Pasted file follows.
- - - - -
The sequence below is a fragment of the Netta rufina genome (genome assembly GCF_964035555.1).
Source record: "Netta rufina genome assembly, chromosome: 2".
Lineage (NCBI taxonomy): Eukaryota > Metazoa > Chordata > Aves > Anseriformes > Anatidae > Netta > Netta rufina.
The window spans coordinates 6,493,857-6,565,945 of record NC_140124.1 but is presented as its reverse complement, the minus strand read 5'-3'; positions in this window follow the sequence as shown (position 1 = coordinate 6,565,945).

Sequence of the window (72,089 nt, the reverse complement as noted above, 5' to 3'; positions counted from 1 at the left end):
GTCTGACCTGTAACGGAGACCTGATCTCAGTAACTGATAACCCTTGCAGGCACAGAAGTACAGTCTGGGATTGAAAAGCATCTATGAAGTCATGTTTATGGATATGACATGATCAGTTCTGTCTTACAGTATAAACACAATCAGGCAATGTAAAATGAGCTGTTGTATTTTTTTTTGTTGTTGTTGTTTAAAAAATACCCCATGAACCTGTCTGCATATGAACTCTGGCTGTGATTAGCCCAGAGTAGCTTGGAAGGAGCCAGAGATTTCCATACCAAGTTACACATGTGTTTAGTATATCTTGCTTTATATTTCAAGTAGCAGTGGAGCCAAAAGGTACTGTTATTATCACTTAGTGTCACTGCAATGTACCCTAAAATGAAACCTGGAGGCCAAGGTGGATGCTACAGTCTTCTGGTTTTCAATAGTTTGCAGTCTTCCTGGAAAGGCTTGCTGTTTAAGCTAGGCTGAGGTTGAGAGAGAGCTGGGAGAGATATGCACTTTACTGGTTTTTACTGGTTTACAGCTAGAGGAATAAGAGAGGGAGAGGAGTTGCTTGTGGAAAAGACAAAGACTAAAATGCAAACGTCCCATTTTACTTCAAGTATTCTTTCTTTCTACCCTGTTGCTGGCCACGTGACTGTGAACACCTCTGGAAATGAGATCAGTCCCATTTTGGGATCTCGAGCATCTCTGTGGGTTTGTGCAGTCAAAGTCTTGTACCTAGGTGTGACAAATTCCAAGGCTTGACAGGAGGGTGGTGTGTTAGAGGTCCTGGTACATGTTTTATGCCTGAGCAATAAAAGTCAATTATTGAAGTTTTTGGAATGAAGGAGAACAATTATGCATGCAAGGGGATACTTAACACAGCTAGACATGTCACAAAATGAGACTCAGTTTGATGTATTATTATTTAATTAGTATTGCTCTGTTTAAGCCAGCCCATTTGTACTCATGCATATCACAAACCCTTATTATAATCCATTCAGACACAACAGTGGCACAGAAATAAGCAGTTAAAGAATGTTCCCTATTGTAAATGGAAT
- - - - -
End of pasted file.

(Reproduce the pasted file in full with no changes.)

The sequence below is a fragment of the Netta rufina genome (genome assembly GCF_964035555.1).
Source record: "Netta rufina genome assembly, chromosome: 2".
Lineage (NCBI taxonomy): Eukaryota > Metazoa > Chordata > Aves > Anseriformes > Anatidae > Netta > Netta rufina.
The window spans coordinates 6,493,857-6,565,945 of record NC_140124.1 but is presented as its reverse complement, the minus strand read 5'-3'; positions in this window follow the sequence as shown (position 1 = coordinate 6,565,945).

Sequence of the window (72,089 nt, the reverse complement as noted above, 5' to 3'; positions counted from 1 at the left end):
GTCTGACCTGTAACGGAGACCTGATCTCAGTAACTGATAACCCTTGCAGGCACAGAAGTACAGTCTGGGATTGAAAAGCATCTATGAAGTCATGTTTATGGATATGACATGATCAGTTCTGTCTTACAGTATAAACACAATCAGGCAATGTAAAATGAGCTGTTGTATTTTTTTTTGTTGTTGTTGTTTAAAAAATACCCCATGAACCTGTCTGCATATGAACTCTGGCTGTGATTAGCCCAGAGTAGCTTGGAAGGAGCCAGAGATTTCCATACCAAGTTACACATGTGTTTAGTATATCTTGCTTTATATTTCAAGTAGCAGTGGAGCCAAAAGGTACTGTTATTATCACTTAGTGTCACTGCAATGTACCCTAAAATGAAACCTGGAGGCCAAGGTGGATGCTACAGTCTTCTGGTTTTCAATAGTTTGCAGTCTTCCTGGAAAGGCTTGCTGTTTAAGCTAGGCTGAGGTTGAGAGAGAGCTGGGAGAGATATGCACTTTACTGGTTTTTACTGGTTTACAGCTAGAGGAATAAGAGAGGGAGAGGAGTTGCTTGTGGAAAAGACAAAGACTAAAATGCAAACGTCCCATTTTACTTCAAGTATTCTTTCTTTCTACCCTGTTGCTGGCCACGTGACTGTGAACACCTCTGGAAATGAGATCAGTCCCATTTTGGGATCTCGAGCATCTCTGTGGGTTTGTGCAGTCAAAGTCTTGTACCTAGGTGTGACAAATTCCAAGGCTTGACAGGAGGGTGGTGTGTTAGAGGTCCTGGTACATGTTTTATGCCTGAGCAATAAAAGTCAATTATTGAAGTTTTTGGAATGAAGGAGAACAATTATGCATGCAAGGGGATACTTAACACAGCTAGACATGTCACAAAATGAGACTCAGTTTGATGTATTATTATTTAATTAGTATTGCTCTGTTTAAGCCAGCCCATTTGTACTCATGCATATCACAAACCCTTATTATAATCCATTCAGACACAACAGTGGCACAGAAATAAGCAGTTAAAGAATGTTCCCTATTGTAAATGGAAT